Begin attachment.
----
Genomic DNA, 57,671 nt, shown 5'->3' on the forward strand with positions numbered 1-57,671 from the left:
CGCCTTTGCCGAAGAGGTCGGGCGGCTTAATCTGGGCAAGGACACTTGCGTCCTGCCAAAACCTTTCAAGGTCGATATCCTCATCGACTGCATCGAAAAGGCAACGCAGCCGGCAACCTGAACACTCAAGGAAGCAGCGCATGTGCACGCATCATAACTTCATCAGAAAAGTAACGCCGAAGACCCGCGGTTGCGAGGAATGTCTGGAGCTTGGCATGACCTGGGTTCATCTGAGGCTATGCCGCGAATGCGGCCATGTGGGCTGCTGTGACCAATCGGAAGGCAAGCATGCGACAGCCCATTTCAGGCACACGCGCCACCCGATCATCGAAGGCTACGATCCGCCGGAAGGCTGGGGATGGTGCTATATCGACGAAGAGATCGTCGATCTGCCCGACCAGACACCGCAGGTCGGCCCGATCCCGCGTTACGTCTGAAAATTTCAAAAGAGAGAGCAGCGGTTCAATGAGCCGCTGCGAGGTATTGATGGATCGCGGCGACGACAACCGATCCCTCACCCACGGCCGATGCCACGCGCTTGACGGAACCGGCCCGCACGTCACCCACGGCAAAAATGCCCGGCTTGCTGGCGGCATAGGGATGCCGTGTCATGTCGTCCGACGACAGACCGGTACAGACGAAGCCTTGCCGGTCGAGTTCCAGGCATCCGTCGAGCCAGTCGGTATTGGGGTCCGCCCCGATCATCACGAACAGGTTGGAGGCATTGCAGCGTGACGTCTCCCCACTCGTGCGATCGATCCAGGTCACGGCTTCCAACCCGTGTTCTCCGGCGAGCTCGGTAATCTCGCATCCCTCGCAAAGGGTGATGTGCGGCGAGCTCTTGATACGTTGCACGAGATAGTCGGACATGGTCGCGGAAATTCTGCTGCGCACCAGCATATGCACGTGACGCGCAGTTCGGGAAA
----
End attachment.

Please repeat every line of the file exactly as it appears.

Genomic DNA, 57,671 nt, shown 5'->3' on the forward strand with positions numbered 1-57,671 from the left:
CGCCTTTGCCGAAGAGGTCGGGCGGCTTAATCTGGGCAAGGACACTTGCGTCCTGCCAAAACCTTTCAAGGTCGATATCCTCATCGACTGCATCGAAAAGGCAACGCAGCCGGCAACCTGAACACTCAAGGAAGCAGCGCATGTGCACGCATCATAACTTCATCAGAAAAGTAACGCCGAAGACCCGCGGTTGCGAGGAATGTCTGGAGCTTGGCATGACCTGGGTTCATCTGAGGCTATGCCGCGAATGCGGCCATGTGGGCTGCTGTGACCAATCGGAAGGCAAGCATGCGACAGCCCATTTCAGGCACACGCGCCACCCGATCATCGAAGGCTACGATCCGCCGGAAGGCTGGGGATGGTGCTATATCGACGAAGAGATCGTCGATCTGCCCGACCAGACACCGCAGGTCGGCCCGATCCCGCGTTACGTCTGAAAATTTCAAAAGAGAGAGCAGCGGTTCAATGAGCCGCTGCGAGGTATTGATGGATCGCGGCGACGACAACCGATCCCTCACCCACGGCCGATGCCACGCGCTTGACGGAACCGGCCCGCACGTCACCCACGGCAAAAATGCCCGGCTTGCTGGCGGCATAGGGATGCCGTGTCATGTCGTCCGACGACAGACCGGTACAGACGAAGCCTTGCCGGTCGAGTTCCAGGCATCCGTCGAGCCAGTCGGTATTGGGGTCCGCCCCGATCATCACGAACAGGTTGGAGGCATTGCAGCGTGACGTCTCCCCACTCGTGCGATCGATCCAGGTCACGGCTTCCAACCCGTGTTCTCCGGCGAGCTCGGTAATCTCGCATCCCTCGCAAAGGGTGATGTGCGGCGAGCTCTTGATACGTTGCACGAGATAGTCGGACATGGTCGCGGAAATTCTGCTGCGCACCAGCATATGCACGTGACGCGCAGTTCGGGAAA